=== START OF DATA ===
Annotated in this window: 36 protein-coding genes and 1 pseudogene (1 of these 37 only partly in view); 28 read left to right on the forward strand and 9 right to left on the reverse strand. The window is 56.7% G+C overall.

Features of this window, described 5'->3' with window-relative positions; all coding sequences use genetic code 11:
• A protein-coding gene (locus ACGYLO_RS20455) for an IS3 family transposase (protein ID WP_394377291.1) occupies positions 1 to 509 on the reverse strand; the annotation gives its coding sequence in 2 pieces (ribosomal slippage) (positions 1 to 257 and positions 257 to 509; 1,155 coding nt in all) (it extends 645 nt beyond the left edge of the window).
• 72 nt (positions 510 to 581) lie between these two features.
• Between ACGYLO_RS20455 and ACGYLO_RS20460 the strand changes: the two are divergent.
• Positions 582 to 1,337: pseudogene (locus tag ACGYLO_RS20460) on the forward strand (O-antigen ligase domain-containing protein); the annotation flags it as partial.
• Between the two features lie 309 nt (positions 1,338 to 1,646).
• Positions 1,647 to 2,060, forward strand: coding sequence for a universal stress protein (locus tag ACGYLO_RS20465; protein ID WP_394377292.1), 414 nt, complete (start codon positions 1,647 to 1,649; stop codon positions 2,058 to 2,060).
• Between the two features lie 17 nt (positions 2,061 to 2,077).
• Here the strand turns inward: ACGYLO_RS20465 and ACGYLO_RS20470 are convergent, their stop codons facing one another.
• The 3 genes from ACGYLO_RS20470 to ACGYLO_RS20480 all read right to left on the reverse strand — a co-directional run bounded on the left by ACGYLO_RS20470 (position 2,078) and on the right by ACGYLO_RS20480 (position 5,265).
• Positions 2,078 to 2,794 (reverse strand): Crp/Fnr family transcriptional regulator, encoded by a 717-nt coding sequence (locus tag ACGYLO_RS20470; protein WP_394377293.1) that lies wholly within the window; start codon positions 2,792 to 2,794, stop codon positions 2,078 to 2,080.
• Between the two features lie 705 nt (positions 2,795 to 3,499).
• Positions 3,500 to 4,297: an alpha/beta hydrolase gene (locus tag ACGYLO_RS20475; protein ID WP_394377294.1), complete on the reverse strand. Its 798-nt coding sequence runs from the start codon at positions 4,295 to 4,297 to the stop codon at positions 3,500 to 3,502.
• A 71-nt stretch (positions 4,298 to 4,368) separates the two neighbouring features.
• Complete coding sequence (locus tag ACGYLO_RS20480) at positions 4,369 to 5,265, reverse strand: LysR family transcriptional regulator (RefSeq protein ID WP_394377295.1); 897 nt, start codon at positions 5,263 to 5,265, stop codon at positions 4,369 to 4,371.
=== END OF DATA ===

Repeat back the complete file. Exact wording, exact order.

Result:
Annotated in this window: 36 protein-coding genes and 1 pseudogene (1 of these 37 only partly in view); 28 read left to right on the forward strand and 9 right to left on the reverse strand. The window is 56.7% G+C overall.

Features of this window, described 5'->3' with window-relative positions; all coding sequences use genetic code 11:
• A protein-coding gene (locus ACGYLO_RS20455) for an IS3 family transposase (protein ID WP_394377291.1) occupies positions 1 to 509 on the reverse strand; the annotation gives its coding sequence in 2 pieces (ribosomal slippage) (positions 1 to 257 and positions 257 to 509; 1,155 coding nt in all) (it extends 645 nt beyond the left edge of the window).
• 72 nt (positions 510 to 581) lie between these two features.
• Between ACGYLO_RS20455 and ACGYLO_RS20460 the strand changes: the two are divergent.
• Positions 582 to 1,337: pseudogene (locus tag ACGYLO_RS20460) on the forward strand (O-antigen ligase domain-containing protein); the annotation flags it as partial.
• Between the two features lie 309 nt (positions 1,338 to 1,646).
• Positions 1,647 to 2,060, forward strand: coding sequence for a universal stress protein (locus tag ACGYLO_RS20465; protein ID WP_394377292.1), 414 nt, complete (start codon positions 1,647 to 1,649; stop codon positions 2,058 to 2,060).
• Between the two features lie 17 nt (positions 2,061 to 2,077).
• Here the strand turns inward: ACGYLO_RS20465 and ACGYLO_RS20470 are convergent, their stop codons facing one another.
• The 3 genes from ACGYLO_RS20470 to ACGYLO_RS20480 all read right to left on the reverse strand — a co-directional run bounded on the left by ACGYLO_RS20470 (position 2,078) and on the right by ACGYLO_RS20480 (position 5,265).
• Positions 2,078 to 2,794 (reverse strand): Crp/Fnr family transcriptional regulator, encoded by a 717-nt coding sequence (locus tag ACGYLO_RS20470; protein WP_394377293.1) that lies wholly within the window; start codon positions 2,792 to 2,794, stop codon positions 2,078 to 2,080.
• Between the two features lie 705 nt (positions 2,795 to 3,499).
• Positions 3,500 to 4,297: an alpha/beta hydrolase gene (locus tag ACGYLO_RS20475; protein ID WP_394377294.1), complete on the reverse strand. Its 798-nt coding sequence runs from the start codon at positions 4,295 to 4,297 to the stop codon at positions 3,500 to 3,502.
• A 71-nt stretch (positions 4,298 to 4,368) separates the two neighbouring features.
• Complete coding sequence (locus tag ACGYLO_RS20480) at positions 4,369 to 5,265, reverse strand: LysR family transcriptional regulator (RefSeq protein ID WP_394377295.1); 897 nt, start codon at positions 5,263 to 5,265, stop codon at positions 4,369 to 4,371.